Digi-Prex is a seven-month old startup that runs an eponymous online subscription pharmacy in Hyderabad and serves patients with chronic diseases. Patients share their prescription with Digi-Prex through WhatsApp and the startup’s workers then deliver the medication to them on a recurring cycle.
Delivery is not the only thing Digi-Prex is trying to provide. It helps patients better track when they need a new supply of medicine, and checks if they are seeing improvements. The startup has amassed thousands of customers in Hyderabad, Samarth Sindhi, founder of Digi-Prex, told TechCrunch in an interview.
Digi-Prex just closed its seed round from a range of highly-influential VC firms. It’s also one of the largest seed financing rounds for an Indian startup.
“Instead of trying to acquire customers online, we work with physicians and pharmacies to serve customers,” said Sindhi, an alum of Brown University who worked with a healthcare firm in the U.S. before returning to India. The startup shares some margin with physicians and pharmacies, but more importantly, it says this arrangement works for everyone because it is able to serve customers who are living at distant neighborhoods.
Digi-Prex works directly with medicine distributors to secure supplies at lower costs. It then undercuts the pricing of over-the-top counters, providing medicines to its customers at discounted rates.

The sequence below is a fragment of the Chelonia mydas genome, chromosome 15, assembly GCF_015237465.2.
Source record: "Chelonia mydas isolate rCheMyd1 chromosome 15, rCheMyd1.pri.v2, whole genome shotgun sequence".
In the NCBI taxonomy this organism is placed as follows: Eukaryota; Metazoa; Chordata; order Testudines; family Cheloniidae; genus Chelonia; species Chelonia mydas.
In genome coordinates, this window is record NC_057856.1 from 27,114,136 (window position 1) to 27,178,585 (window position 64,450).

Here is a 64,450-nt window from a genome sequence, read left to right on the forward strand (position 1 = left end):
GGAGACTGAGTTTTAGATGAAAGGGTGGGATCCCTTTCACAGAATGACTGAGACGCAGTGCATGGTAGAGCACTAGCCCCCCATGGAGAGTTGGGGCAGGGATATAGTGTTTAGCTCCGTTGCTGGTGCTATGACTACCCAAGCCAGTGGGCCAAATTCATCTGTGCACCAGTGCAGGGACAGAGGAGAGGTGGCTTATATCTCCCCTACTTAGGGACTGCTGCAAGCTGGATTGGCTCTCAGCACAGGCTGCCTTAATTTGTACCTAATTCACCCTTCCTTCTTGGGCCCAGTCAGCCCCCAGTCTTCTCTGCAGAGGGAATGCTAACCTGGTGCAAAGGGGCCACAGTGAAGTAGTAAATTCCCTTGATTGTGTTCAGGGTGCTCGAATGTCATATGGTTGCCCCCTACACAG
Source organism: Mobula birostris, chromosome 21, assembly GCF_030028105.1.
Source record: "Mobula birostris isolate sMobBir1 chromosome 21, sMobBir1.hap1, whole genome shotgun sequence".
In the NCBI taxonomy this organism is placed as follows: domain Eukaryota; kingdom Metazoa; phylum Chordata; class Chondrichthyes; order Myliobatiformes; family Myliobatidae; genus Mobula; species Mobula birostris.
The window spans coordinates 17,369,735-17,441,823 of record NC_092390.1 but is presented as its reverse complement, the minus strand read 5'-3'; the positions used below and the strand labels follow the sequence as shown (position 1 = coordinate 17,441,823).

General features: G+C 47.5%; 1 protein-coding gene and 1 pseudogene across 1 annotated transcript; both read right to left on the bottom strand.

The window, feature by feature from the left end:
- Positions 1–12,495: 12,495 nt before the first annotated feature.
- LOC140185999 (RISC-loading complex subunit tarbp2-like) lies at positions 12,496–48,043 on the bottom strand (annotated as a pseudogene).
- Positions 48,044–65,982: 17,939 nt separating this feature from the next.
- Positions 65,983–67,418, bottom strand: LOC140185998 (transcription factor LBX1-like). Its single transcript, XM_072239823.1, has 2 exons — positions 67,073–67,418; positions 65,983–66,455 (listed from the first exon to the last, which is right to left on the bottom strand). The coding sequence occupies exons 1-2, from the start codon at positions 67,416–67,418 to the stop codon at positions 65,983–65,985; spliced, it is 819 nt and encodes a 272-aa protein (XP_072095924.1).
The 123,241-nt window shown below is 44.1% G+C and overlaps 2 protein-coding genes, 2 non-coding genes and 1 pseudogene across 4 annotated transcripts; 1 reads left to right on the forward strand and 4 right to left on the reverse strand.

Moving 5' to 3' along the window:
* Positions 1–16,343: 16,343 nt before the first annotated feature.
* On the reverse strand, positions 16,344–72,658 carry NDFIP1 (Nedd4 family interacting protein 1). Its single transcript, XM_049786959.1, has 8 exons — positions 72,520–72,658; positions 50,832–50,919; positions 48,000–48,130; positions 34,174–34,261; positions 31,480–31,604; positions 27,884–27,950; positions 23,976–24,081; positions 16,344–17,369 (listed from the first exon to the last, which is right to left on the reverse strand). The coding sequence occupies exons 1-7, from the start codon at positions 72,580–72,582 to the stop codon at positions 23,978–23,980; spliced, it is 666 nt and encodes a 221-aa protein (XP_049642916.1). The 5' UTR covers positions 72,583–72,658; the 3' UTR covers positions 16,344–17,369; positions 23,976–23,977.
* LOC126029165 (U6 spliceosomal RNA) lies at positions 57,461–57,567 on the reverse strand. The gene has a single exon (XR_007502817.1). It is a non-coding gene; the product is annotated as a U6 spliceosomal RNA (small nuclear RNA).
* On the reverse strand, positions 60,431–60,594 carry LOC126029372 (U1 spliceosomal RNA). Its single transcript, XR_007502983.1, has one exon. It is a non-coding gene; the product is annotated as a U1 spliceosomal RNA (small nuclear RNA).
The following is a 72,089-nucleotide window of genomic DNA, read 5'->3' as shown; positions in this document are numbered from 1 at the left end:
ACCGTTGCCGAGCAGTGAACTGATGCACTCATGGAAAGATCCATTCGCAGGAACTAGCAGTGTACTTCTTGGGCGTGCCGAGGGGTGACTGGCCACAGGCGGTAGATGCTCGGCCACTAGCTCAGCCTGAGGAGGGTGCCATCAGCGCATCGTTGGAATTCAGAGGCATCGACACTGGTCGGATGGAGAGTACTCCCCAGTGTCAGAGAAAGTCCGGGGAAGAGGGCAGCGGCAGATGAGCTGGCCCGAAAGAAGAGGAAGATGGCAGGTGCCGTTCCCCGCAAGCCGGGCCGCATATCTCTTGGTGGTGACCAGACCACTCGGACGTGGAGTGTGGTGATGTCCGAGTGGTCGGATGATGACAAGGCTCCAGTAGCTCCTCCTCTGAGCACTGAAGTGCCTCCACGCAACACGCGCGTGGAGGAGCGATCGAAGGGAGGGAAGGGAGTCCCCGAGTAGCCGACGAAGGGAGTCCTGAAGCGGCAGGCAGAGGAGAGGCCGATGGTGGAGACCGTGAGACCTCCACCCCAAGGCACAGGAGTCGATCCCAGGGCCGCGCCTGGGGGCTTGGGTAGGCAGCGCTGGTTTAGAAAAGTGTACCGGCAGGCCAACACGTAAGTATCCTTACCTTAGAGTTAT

Sindhi said the startup will use the fresh capital to expand its business to 10 cities in India, and find ways to be more useful to the patients. Some of the things that Digi-Prex is working on includes providing patients with access to better physicians and offering them more information about their disease.
It’s not surprising why Digi-Prex is using WhatsApp as a distribution platform. “When I returned to India, I was fascinated by how nobody was texting anymore. Everyone was doing everything on WhatsApp,” he said.
WhatsApp, which is already the most popular app in India, is increasingly finding business applications in the country. Vahan, another Y Combinator-backed startup, is using WhatsApp to help blue-collar workers find jobs with logistics companies.